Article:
Signal attenuation with distance is reduced to zero by the described mechanism of social reamplification. Such a signal transmission without decrement seems to be rare in animal communication, but not unique in Macrotermes. When a predator attacks an aggregation of Umbonia crassicornis nymphs, the first nymphs that perceive the predator produce a vibratory pulse. This elicits additional signals from siblings and signalling rapidly spreads across the group. In response to vibratory signals from her offspring, a female attempts to drive away the predator (Cocroft and McNett, 2006). Giant honeybees (Apis dorsata) warn potential predators by producing shimmering movements. The signalling behaviour spreads from individual to individual, resulting in waves of movement across the entire (up to 1 m-wide) comb (Kastberger et al., 2008).
It has been suggested that termite drumming is more a warning signal aimed at vertebrate predators than an alarm signal (Howse, 1984). In hymenopterans, acoustical warning signals aimed at potential predators have been described in several species (Kirchner, 1997). Bumblebees, for example, react to disturbances by producing a hissing sound. Domestic mice entering the nest of a colony retreat immediately in response to this sound (Kirchner and Röschard, 1999). In contrast to aculeate hymenopterans, termites have limited direct defence capabilities against predation from vertebrates and ants; they are mainly indirectly protected by the nest. Here, we have shown that the drumming signals are definitely used for intraspecific alarm communication. Nestmates are extremely sensitive to these vibrations and also start to drum, thereby amplifying the signal. Whether drumming signals additionally serve as warning signals aimed at predators, as Howse (Howse, 1984) suggested, remains an open question.
The galleries of neighbouring Macrotermes colonies can overlap and Macrotermes displays a strong aggressive reaction towards non-nestmates (Jmhasly and Leuthold, 1999). Hence, drumming signals could be used for communication with neighbouring colonies to prevent expensive aggressive interactions at the boundaries of their territories. Therefore, it would be advantageous to discriminate the drumming signals of nestmates from drumming signals produced by strangers. However, we could not find any evidence that M. natalensis and Odontotermes sp. are able to discriminate between pulses of different time structure. This is in accordance with previous findings. Neither M. bellicosus and M. subhyalinus (Röhrig et al., 1999) nor P. spiniger and P. militaris (Connétable et al., 1999) are able to discriminate between vibrational stimuli with different pulse structure in the relevant range. The fact that none of these termite species discriminate between species-specific signals might also indicate that a major function is warning of predators rather than communication with intraspecific and interspecific competitors.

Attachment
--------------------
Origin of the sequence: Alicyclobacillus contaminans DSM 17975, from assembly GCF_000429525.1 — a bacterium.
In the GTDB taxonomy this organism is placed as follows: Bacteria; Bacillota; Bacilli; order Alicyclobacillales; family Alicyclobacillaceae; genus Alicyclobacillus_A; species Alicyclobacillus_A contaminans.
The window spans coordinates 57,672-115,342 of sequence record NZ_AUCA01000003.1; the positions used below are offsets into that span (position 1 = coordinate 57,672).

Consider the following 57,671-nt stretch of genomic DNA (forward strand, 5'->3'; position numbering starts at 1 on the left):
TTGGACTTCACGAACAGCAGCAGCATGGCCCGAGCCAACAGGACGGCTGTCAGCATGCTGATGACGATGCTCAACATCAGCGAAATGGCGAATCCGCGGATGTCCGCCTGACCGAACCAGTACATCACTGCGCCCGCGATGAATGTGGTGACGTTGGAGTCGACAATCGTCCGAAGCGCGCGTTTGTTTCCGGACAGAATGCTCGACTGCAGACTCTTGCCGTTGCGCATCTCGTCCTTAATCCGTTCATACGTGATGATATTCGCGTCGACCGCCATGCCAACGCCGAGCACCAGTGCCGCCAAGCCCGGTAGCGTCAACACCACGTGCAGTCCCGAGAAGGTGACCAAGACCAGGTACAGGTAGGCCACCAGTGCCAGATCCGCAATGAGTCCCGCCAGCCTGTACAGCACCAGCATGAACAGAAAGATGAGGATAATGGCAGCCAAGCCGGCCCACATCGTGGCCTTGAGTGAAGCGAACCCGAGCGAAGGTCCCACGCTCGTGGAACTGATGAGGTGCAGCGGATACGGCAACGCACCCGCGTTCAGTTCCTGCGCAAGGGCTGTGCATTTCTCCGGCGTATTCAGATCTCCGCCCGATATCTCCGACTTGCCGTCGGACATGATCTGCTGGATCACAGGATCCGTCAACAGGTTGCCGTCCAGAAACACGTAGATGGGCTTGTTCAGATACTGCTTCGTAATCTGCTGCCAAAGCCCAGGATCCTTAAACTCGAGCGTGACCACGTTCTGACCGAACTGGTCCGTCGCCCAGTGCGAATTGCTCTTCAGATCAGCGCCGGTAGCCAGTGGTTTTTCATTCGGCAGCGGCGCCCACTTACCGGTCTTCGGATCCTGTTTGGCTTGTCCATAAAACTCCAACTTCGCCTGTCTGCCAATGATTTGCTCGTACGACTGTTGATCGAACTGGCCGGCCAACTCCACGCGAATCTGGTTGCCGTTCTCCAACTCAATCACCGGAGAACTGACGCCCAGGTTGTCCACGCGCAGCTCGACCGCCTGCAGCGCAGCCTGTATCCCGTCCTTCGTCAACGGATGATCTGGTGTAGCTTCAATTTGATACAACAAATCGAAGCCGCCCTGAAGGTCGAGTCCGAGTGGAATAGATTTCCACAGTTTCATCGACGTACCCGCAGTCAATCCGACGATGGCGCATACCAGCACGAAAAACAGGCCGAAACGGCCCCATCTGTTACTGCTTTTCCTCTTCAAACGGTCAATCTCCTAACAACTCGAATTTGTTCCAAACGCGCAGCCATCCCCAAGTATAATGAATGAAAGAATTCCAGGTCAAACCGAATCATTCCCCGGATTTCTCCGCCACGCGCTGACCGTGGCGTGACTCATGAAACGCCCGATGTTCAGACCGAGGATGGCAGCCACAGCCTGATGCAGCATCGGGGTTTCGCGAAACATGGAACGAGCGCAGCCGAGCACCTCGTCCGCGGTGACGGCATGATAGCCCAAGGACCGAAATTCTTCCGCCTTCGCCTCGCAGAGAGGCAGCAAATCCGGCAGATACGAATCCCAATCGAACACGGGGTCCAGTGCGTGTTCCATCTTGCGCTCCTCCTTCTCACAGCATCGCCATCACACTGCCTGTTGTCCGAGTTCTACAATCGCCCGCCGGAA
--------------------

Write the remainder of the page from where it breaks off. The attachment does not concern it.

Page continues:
Furthermore it would be advantageous if signals carried information about the direction of the signal source. Although there are several behavioural studies demonstrating the ability of insects to localise a source of vibration, there is little information about the underlying mechanisms (Cocroft, 2001; Virant-Doberlet et al., 2006; Hill, 2009). If a termite somewhere in the vast gallery system detects alarm signals, it has to make a decision to walk either in one direction or the other. Because of the low propagation velocity of surface waves it may be that time delays of the arriving substrate-borne waves between legs are used as a cue for orientation as has been demonstrated in the sand scorpion Paruroctonus mesaensis (Brownell, 1977).
We thank Vivian Uys for species determination and Rheta and Ian Gaigher for their hospitality and the opportunity to conduct research at the Lajuma research centre. We also thank two anonymous referees for very helpful comments.
This study is part of the PhD thesis of F.A.H. supervised by W.H.K.
No competing interests declared.
This study was supported by grants of the German Academic Exchange Service (DAAD).
- © 2013. Published by The Company of Biologists Ltd